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GAISER TOOL COMPANY

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GAISER SMALL WIRE WEDGE INFORMATION   

7. BACK RADIUS PAGE 2 (2)

GTC Figure 43-17

Figure 17. This bond was made with a 2160-2525-L-PFR-PBR (polished front radius and polished back radius) wedge. Designed to help reduce aluminum build-up from occurring, the PFR and PBR options provide a smooth appearance at the heel of the 1st bond and the toe of the 2nd bond. The PBR can also aide in reducing heel cracks.  

GTC Figure 44-18

Figure 18. This bond is a typical lead bond. The length of the tail is minimal because the wire is terminated at this bond. The back radius of the tool is designed to produce a good transition on the first bond and a relatively sharp transition on the second bond to allow the wire to break easily.  

There are two techniques used to terminate the wire after the lead bond. These techniques are bonding machine dependent and are commonly called the  

table-tear method and the clamp-tear method. All deep access bonders and some conventional bonders utilizes the table tear method.

GTC Figure 44-19

Figure 19. This type of bond may result when the BR does not break the wire correctly: a smashed bond occurs because there is not sufficient tail length under the bond. There must be enough wire under the FR and the BR to equalize the extrusion forces during bonding. Otherwise, overbonding and/or a weak heel may occur.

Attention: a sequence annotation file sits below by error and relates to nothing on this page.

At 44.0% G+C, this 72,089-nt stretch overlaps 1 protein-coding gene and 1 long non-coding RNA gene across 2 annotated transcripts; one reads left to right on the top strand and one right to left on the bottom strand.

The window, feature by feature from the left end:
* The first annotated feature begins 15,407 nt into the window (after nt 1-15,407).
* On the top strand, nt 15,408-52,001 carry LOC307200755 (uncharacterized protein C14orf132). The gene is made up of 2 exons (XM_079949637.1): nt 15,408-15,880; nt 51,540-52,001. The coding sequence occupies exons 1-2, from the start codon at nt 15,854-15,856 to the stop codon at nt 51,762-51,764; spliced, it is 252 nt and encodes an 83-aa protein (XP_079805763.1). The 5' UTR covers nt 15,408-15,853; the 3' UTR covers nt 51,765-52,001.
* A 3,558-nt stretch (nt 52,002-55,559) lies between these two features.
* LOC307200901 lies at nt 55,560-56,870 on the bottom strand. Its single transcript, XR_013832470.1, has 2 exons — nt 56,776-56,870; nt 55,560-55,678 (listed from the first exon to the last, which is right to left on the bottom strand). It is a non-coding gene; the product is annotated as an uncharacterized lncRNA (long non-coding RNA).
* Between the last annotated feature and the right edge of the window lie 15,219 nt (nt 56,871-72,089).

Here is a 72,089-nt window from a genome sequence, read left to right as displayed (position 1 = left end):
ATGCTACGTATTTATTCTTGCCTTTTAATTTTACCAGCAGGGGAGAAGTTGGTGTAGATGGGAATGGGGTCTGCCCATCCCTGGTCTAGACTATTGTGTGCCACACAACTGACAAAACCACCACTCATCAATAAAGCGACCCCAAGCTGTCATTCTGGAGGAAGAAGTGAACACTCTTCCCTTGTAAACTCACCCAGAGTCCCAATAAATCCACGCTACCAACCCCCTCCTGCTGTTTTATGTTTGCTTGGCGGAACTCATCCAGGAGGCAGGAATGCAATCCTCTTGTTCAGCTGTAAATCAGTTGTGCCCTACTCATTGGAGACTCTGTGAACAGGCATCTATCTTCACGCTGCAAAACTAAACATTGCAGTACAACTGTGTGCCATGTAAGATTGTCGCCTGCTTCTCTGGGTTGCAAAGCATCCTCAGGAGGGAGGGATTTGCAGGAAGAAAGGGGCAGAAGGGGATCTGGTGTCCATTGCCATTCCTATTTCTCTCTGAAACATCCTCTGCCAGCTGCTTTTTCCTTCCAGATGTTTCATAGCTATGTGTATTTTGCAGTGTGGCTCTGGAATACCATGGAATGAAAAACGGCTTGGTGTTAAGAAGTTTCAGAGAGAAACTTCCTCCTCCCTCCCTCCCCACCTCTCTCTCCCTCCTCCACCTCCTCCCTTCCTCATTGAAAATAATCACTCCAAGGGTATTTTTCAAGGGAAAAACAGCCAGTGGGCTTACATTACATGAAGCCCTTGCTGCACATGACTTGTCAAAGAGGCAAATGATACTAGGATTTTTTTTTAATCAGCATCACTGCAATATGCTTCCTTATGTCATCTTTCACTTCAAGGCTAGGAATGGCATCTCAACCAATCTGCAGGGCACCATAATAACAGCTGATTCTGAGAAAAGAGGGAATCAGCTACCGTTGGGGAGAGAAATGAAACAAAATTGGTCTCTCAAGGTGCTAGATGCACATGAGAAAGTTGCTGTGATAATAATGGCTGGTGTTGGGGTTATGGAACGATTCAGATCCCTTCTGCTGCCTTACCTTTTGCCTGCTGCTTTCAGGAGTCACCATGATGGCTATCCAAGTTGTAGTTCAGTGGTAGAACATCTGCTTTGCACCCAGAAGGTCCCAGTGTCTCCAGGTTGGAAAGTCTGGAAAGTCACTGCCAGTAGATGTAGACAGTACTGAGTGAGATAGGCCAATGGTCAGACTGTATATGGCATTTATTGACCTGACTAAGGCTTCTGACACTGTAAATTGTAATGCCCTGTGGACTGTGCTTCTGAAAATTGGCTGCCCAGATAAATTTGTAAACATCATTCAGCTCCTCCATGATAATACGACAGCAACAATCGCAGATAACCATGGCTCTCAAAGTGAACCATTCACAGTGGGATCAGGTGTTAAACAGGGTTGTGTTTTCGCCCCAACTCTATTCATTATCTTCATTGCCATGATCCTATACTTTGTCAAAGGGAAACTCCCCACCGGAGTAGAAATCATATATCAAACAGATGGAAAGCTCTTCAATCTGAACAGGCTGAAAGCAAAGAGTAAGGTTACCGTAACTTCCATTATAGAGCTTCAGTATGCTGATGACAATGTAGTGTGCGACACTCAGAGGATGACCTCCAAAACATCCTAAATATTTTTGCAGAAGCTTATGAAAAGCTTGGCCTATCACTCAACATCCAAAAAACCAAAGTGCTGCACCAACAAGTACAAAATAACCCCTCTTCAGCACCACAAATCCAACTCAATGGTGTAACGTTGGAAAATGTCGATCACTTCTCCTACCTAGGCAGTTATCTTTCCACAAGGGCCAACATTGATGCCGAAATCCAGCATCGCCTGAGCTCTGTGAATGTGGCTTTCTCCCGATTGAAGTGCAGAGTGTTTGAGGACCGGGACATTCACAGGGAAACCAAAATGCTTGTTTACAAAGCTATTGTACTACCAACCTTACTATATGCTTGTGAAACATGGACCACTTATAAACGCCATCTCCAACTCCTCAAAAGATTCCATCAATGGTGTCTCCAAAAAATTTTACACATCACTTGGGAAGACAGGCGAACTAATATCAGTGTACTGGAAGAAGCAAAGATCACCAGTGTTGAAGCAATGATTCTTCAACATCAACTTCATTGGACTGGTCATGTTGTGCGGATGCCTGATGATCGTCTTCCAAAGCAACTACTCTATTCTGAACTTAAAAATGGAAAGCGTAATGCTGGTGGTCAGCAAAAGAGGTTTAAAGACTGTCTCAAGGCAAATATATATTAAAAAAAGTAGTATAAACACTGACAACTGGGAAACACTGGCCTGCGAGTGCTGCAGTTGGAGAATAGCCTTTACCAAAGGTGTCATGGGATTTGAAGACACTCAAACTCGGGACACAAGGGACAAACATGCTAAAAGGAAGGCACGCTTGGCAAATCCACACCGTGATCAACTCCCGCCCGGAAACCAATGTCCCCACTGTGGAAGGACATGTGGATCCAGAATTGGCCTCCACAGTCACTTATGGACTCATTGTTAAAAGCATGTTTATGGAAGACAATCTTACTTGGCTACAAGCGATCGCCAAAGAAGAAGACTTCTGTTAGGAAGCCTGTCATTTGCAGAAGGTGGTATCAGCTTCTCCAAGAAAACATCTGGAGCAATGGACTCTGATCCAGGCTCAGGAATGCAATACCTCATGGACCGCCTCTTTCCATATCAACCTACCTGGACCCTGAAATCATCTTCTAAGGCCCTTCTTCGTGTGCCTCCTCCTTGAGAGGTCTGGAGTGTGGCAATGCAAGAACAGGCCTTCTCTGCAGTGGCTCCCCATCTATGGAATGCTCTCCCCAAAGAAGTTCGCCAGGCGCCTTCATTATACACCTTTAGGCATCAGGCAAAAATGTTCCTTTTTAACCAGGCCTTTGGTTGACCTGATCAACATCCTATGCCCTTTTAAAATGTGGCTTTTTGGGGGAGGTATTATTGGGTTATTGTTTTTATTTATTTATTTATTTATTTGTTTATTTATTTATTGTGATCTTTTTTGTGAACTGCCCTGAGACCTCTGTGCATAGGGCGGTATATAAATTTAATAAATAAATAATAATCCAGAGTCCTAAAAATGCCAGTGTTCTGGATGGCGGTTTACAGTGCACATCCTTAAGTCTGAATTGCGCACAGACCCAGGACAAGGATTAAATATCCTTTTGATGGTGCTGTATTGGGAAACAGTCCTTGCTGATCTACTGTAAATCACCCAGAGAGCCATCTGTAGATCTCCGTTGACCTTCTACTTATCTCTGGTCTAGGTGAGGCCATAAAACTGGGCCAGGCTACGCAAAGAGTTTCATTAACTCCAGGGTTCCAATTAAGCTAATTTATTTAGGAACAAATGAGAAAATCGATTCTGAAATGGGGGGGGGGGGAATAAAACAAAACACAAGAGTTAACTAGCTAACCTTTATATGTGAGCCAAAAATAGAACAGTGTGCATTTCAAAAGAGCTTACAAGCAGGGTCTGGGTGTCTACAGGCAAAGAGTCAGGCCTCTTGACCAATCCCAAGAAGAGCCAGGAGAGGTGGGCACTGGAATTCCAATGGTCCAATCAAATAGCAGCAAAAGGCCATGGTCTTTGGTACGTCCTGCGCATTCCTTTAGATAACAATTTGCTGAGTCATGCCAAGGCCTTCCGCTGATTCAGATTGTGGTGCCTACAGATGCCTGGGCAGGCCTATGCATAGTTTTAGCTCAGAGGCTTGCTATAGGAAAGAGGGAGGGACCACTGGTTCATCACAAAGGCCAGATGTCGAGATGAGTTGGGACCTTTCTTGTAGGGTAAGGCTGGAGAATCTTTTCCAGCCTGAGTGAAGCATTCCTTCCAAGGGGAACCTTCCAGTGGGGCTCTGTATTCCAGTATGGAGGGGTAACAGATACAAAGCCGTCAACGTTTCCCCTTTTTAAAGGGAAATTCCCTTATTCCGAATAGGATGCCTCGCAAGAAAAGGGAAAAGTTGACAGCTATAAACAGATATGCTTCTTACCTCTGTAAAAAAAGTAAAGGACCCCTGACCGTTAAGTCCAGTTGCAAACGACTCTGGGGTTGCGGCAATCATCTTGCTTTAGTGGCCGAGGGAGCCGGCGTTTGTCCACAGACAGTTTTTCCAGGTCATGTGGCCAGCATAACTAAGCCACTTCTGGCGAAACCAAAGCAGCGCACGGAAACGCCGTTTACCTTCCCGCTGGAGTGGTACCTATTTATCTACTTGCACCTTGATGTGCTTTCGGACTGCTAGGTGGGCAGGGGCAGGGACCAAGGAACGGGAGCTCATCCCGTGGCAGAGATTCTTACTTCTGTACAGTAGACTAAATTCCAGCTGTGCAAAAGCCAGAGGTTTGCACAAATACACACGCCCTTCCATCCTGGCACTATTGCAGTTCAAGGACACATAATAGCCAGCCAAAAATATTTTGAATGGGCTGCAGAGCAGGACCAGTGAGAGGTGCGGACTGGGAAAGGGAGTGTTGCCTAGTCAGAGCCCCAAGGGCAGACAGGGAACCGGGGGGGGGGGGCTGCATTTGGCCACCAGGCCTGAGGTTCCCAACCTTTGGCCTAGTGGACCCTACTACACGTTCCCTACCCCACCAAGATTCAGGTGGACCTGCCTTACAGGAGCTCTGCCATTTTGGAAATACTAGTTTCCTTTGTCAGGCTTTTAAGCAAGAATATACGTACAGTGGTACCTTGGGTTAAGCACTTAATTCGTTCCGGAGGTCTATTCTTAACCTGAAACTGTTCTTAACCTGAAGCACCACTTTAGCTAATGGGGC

GTC Figure 44-20

Figure 20. This bond was formed with a cermet tipped deep access wedge on a clamp tear bonder. After the second bond is complete, the clamp moves up, terminating the wire at the back radius. The clamp then moves down, forcing the wire to feed out. This leaves the tail under the bond foot for the next bond. The clamp tear deep access bonders do not leave any nicks in the wire. 

(Device: courtesy MEI)

GTC Figure 44-21

Figure 21. For some deep access bonders, the clamp is closed after the second bond. The tool then moves upward to break the tail. Note the dent or nick in the wire caused by the BR during termination. 

There are two techniques used to terminate the wire after the lead bond. These techniques are bonding machine dependent and are commonly called the  

table-tear method and the clamp-tear method. All deep access bonders and some conventional bonders utilizes the table tear method.

GTC Figure 44-22

Figure 22. p/n 2160-1515-L-F-CER is designed for gold wire. The BR comes standard at 0.0006in./15m but is available smaller.

(Photo: courtesy DPA Labs Inc.) 

GTC Figure 44-23

Figure 23. These first bonds were made with 0.001in./25 aluminum wire. If the tailing is inconsistent, a smaller BR is required. 

(Device: courtesy MEI)

GTC Figure 45-24

Figure 24. The cross-groove modification is commonly recommended with gold wire. The BR must be sharp enough and the BL long enough for the wire to terminate correctly. If the BR is too large or the BL is too short, the wire will have a tendency to terminate at the CG. When this happens, the 2nd bond will be short and the 1st bond will have an extra-long tail.

GTC Figure 45-25

Figure 25. This first bond, made with 0.001in.25 gold wire and a wedge having a zero BR. The BL on this wedge was 0.0005in./13m.

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Last modified: 2017-11-09